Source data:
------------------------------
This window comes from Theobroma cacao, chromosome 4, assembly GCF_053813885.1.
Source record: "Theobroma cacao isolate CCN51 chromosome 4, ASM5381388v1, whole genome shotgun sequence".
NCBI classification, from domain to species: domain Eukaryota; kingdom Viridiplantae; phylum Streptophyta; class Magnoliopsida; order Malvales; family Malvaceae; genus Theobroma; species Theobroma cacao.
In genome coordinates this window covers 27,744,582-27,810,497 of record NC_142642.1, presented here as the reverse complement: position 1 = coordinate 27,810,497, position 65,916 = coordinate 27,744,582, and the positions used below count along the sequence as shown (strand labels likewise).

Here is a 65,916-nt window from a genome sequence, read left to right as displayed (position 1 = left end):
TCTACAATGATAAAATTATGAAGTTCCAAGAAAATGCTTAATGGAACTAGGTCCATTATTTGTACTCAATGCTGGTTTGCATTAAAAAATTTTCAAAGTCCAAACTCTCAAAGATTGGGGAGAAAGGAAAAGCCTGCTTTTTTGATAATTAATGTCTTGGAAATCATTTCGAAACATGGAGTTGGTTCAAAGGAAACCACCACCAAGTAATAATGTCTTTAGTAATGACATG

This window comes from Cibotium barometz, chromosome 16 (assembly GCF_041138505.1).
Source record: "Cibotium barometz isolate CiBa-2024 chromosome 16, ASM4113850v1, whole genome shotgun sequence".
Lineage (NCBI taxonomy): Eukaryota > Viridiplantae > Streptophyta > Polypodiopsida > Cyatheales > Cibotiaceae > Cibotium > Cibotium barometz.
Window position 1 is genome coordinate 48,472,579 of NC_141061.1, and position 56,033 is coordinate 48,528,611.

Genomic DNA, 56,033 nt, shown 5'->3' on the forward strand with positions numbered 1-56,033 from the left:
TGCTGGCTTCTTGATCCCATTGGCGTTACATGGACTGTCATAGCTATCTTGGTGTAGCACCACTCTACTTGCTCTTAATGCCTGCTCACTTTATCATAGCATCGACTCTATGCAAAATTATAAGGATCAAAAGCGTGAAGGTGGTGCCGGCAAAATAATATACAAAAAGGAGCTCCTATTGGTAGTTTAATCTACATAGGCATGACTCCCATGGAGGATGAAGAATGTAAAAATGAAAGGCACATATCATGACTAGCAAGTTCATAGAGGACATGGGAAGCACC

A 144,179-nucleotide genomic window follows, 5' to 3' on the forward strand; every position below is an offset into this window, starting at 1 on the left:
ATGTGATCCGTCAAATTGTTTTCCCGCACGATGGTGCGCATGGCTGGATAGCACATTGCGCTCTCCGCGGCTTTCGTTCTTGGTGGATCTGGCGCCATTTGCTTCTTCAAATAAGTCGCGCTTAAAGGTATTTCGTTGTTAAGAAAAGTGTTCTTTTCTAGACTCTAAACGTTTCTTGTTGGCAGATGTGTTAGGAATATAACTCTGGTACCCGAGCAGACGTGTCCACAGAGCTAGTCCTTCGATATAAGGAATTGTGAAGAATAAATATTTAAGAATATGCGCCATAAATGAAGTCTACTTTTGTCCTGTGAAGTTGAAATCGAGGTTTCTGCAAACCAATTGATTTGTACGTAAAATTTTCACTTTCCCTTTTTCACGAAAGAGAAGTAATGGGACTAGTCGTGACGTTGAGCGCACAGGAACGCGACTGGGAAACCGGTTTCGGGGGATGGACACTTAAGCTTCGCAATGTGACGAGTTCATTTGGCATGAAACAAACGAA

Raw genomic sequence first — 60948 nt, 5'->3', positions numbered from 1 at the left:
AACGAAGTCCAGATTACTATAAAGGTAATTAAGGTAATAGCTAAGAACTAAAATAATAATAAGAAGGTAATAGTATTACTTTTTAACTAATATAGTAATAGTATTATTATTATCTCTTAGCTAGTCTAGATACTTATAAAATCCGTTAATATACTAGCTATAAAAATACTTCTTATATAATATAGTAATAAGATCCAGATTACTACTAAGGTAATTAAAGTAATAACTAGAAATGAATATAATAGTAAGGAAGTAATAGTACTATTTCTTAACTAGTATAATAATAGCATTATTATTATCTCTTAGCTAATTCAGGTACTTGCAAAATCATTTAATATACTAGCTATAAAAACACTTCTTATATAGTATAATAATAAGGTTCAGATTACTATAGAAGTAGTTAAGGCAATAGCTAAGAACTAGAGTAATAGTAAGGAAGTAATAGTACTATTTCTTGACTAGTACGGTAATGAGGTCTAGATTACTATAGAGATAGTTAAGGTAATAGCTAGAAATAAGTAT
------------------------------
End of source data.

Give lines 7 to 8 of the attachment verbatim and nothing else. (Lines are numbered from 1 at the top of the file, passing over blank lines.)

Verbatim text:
This window comes from Cibotium barometz, chromosome 16 (assembly GCF_041138505.1).
Source record: "Cibotium barometz isolate CiBa-2024 chromosome 16, ASM4113850v1, whole genome shotgun sequence".